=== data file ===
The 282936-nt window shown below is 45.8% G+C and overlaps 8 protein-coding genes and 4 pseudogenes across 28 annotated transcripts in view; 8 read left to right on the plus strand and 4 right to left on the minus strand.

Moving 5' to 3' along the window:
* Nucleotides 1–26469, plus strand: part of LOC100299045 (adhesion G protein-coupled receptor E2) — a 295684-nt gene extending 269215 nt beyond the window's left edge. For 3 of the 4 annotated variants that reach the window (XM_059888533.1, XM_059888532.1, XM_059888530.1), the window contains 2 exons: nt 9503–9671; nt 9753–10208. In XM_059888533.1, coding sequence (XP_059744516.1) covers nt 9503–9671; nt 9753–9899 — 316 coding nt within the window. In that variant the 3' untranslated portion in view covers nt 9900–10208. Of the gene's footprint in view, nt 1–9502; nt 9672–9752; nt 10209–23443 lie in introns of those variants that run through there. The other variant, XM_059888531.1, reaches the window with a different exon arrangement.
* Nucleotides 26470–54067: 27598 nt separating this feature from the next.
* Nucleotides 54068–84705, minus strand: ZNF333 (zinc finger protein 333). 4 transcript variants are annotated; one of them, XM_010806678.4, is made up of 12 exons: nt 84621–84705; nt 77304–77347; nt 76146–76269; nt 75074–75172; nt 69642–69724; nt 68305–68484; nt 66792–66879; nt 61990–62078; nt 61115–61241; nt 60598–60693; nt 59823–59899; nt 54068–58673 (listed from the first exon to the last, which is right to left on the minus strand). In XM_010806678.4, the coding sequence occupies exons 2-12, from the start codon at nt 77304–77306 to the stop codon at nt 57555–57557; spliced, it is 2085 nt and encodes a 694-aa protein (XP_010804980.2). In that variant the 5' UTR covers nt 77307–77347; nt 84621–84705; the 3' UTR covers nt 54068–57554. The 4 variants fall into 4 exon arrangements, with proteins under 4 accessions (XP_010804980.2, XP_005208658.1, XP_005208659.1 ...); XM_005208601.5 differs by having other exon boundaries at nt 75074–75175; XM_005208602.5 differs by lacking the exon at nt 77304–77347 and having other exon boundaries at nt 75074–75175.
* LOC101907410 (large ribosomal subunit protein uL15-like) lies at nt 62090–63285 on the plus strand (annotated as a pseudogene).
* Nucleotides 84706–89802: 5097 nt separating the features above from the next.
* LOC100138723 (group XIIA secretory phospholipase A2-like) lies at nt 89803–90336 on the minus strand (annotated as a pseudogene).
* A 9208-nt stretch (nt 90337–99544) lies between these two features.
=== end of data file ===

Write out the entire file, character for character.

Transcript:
The 282936-nt window shown below is 45.8% G+C and overlaps 8 protein-coding genes and 4 pseudogenes across 28 annotated transcripts in view; 8 read left to right on the plus strand and 4 right to left on the minus strand.

Moving 5' to 3' along the window:
* Nucleotides 1–26469, plus strand: part of LOC100299045 (adhesion G protein-coupled receptor E2) — a 295684-nt gene extending 269215 nt beyond the window's left edge. For 3 of the 4 annotated variants that reach the window (XM_059888533.1, XM_059888532.1, XM_059888530.1), the window contains 2 exons: nt 9503–9671; nt 9753–10208. In XM_059888533.1, coding sequence (XP_059744516.1) covers nt 9503–9671; nt 9753–9899 — 316 coding nt within the window. In that variant the 3' untranslated portion in view covers nt 9900–10208. Of the gene's footprint in view, nt 1–9502; nt 9672–9752; nt 10209–23443 lie in introns of those variants that run through there. The other variant, XM_059888531.1, reaches the window with a different exon arrangement.
* Nucleotides 26470–54067: 27598 nt separating this feature from the next.
* Nucleotides 54068–84705, minus strand: ZNF333 (zinc finger protein 333). 4 transcript variants are annotated; one of them, XM_010806678.4, is made up of 12 exons: nt 84621–84705; nt 77304–77347; nt 76146–76269; nt 75074–75172; nt 69642–69724; nt 68305–68484; nt 66792–66879; nt 61990–62078; nt 61115–61241; nt 60598–60693; nt 59823–59899; nt 54068–58673 (listed from the first exon to the last, which is right to left on the minus strand). In XM_010806678.4, the coding sequence occupies exons 2-12, from the start codon at nt 77304–77306 to the stop codon at nt 57555–57557; spliced, it is 2085 nt and encodes a 694-aa protein (XP_010804980.2). In that variant the 5' UTR covers nt 77307–77347; nt 84621–84705; the 3' UTR covers nt 54068–57554. The 4 variants fall into 4 exon arrangements, with proteins under 4 accessions (XP_010804980.2, XP_005208658.1, XP_005208659.1 ...); XM_005208601.5 differs by having other exon boundaries at nt 75074–75175; XM_005208602.5 differs by lacking the exon at nt 77304–77347 and having other exon boundaries at nt 75074–75175.
* LOC101907410 (large ribosomal subunit protein uL15-like) lies at nt 62090–63285 on the plus strand (annotated as a pseudogene).
* Nucleotides 84706–89802: 5097 nt separating the features above from the next.
* LOC100138723 (group XIIA secretory phospholipase A2-like) lies at nt 89803–90336 on the minus strand (annotated as a pseudogene).
* A 9208-nt stretch (nt 90337–99544) lies between these two features.